Day 28: How I Lost My Head on New Year’s Eve

You’re no doubt familiar with the feeling of walking into a New Year’s Eve party and confronting a very particular temporal melancholy: the sensation that you and everyone there are doomed to repeat such an arbitrary occasion for the rest of our lives.

My parents had their own solution to this annual dilemma. They are both visual artists, and so I grew up in a studio home, where paint was flying onto walls, the smell of turpentine wafting up through the floorboards. The process was often messy. In the 1990s — that retrospectively innocent time of self-expression — my parents would host crazy tableau vivant parties each New Year’s Eve. They would choose a Renaissance painting chock-full of figures in various states of undress and invite all of their friends to come over and essentially become the painting. Everyone would work feverishly for four or five hours, painting backdrops, donning wigs and makeup, sewing costumes, fashioning donkey heads, and then at midnight the picture of the tableau would have to be taken, no matter what state of chaos the scene was in.

I was always the youngest person in the room and I would often end up being the donkey or the partially obscured lutist or a plant. In “The Head of Cyrus Brought to Queen Tomyris” by Peter Paul Rubens, I was the severed head of Cyrus himself, presented triumphantly to the queen over a bowl of fake blood. I had to lie on the floor for hours, my neck propped just so, until I began to believe that my head had in fact come off and I was now of separate mind and body. In that final midnight picture, I am barely visible, obscured in shadow and not quite of this world, yet everyone in the tableau is staring at me, or at least at the idea of my body-lessness, their expressions varied, each with their own set of motives, sorrows and delights.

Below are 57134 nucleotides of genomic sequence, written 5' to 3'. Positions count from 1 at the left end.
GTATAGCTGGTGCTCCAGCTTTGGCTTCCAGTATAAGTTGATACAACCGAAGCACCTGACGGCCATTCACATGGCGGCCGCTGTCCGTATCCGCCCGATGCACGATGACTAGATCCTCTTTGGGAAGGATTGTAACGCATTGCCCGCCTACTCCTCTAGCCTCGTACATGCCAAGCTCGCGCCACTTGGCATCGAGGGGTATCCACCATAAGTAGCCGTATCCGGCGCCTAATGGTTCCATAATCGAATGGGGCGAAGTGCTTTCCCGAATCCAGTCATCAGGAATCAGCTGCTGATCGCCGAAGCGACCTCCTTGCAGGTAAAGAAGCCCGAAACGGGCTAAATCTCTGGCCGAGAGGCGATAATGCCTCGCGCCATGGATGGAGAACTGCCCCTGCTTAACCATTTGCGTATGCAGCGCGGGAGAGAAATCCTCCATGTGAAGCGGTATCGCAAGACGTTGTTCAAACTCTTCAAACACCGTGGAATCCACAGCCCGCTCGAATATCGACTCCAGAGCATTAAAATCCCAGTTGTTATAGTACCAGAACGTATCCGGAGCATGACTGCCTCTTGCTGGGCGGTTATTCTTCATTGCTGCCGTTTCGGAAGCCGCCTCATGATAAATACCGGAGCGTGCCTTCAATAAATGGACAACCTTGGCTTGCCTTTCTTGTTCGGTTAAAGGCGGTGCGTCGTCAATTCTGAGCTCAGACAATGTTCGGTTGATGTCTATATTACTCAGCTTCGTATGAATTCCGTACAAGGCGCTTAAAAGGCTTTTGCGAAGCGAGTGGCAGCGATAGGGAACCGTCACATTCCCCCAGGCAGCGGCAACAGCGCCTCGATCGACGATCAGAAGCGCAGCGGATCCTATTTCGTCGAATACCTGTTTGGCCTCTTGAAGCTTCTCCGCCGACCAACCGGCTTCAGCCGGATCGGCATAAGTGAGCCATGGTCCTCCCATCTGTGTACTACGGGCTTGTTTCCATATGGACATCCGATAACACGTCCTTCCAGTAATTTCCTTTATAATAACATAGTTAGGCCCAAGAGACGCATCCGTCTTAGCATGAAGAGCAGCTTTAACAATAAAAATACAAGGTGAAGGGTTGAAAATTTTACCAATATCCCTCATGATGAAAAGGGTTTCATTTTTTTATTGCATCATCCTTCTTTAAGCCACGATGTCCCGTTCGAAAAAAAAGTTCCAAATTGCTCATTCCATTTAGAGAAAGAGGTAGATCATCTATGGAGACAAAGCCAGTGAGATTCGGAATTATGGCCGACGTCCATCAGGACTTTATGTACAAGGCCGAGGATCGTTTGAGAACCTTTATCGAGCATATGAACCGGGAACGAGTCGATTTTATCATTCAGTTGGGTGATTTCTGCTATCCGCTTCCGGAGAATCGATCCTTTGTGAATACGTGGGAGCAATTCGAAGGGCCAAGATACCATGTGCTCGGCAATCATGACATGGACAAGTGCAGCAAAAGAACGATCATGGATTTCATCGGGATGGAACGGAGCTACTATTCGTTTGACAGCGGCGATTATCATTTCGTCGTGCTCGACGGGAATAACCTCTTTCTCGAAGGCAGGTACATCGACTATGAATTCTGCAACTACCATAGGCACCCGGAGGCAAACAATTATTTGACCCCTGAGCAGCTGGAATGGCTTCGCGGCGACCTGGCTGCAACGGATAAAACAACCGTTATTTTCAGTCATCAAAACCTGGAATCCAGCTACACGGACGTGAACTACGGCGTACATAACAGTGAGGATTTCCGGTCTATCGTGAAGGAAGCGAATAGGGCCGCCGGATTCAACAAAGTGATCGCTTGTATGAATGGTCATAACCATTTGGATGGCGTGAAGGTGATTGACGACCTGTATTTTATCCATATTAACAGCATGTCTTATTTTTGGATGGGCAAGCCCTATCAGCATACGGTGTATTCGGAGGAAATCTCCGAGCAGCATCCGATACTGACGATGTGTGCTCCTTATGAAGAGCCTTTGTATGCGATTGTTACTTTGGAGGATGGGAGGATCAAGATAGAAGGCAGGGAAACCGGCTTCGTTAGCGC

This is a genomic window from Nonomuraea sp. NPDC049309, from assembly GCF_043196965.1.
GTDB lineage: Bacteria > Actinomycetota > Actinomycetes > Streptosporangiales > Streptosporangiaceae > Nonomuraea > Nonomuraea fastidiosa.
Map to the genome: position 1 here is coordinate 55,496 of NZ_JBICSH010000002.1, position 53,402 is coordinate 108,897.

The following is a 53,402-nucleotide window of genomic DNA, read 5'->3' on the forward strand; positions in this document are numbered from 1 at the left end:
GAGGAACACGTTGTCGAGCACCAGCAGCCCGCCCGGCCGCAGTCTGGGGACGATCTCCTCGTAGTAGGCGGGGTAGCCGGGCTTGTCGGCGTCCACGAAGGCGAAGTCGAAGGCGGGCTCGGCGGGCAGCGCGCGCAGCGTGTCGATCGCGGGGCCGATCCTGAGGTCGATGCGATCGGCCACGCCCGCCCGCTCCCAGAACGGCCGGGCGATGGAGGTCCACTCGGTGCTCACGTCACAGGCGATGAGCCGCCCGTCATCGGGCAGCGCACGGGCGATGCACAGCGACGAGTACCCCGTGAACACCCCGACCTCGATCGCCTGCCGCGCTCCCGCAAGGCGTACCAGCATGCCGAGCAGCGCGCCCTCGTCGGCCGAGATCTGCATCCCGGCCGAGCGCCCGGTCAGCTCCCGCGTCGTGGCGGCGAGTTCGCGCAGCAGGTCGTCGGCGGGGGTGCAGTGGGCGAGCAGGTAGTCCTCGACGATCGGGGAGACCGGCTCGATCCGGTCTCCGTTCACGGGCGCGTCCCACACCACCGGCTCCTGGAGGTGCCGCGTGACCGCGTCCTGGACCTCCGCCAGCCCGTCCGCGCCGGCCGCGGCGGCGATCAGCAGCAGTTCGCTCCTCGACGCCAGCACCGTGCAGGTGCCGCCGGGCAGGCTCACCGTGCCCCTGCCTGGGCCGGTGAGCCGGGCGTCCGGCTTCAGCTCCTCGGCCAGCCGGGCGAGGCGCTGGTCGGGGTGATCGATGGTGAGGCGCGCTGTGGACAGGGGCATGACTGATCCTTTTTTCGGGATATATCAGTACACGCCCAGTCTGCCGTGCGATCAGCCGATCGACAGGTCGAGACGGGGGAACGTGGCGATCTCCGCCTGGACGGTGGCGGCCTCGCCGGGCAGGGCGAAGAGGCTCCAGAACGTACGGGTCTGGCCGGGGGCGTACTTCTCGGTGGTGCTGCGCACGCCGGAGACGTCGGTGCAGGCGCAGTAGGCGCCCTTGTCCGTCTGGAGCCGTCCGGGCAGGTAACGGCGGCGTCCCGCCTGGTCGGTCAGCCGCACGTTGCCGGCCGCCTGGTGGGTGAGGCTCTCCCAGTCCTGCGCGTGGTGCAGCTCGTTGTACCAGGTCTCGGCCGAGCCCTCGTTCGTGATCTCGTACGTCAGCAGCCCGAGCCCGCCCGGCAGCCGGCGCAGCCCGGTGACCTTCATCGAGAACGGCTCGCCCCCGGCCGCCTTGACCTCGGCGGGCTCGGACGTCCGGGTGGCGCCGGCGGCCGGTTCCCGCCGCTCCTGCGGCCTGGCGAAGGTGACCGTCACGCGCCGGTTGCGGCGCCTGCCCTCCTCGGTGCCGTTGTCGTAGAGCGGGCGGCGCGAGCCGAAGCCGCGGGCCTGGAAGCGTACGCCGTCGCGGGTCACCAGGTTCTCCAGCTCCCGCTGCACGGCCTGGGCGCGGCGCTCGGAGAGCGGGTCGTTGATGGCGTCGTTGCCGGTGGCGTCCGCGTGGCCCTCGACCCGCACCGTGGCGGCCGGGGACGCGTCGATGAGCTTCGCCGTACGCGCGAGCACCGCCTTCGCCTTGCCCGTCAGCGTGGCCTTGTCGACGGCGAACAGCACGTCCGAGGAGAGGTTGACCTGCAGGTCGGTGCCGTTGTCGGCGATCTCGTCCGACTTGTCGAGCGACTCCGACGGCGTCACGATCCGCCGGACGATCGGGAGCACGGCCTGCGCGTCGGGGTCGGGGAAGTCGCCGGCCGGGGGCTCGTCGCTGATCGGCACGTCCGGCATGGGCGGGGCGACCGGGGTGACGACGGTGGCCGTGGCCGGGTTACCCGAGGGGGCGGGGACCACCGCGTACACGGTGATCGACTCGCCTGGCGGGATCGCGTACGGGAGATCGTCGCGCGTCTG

My memories of these parties are strong. Children are keen observers of adults having fun; it’s a bit like watching your parents and their friends bounding around with the unconscious enthusiasm normally reserved for kids at the playground. The communal process of recreating a fictional moment from a 500-year-old oil painting brought an immediacy to the proceedings that was universally delightful. We were all very much in the present, new year be damned.

Yet I think what has stuck with me more than anything over the years is that weightless sense of midnight surrender. When the clock struck 12, wherever you were in the process, that was the image. And that was good enough. And sometimes it was perfect, no matter if the donkey still only had one eye. The new year would begin under the gateway of this wobbly sublime. I didn’t know it at the time, but this was the artist’s process at its best, its most generative, flailing and welcoming. Such generosity has guided me for the rest of my life.

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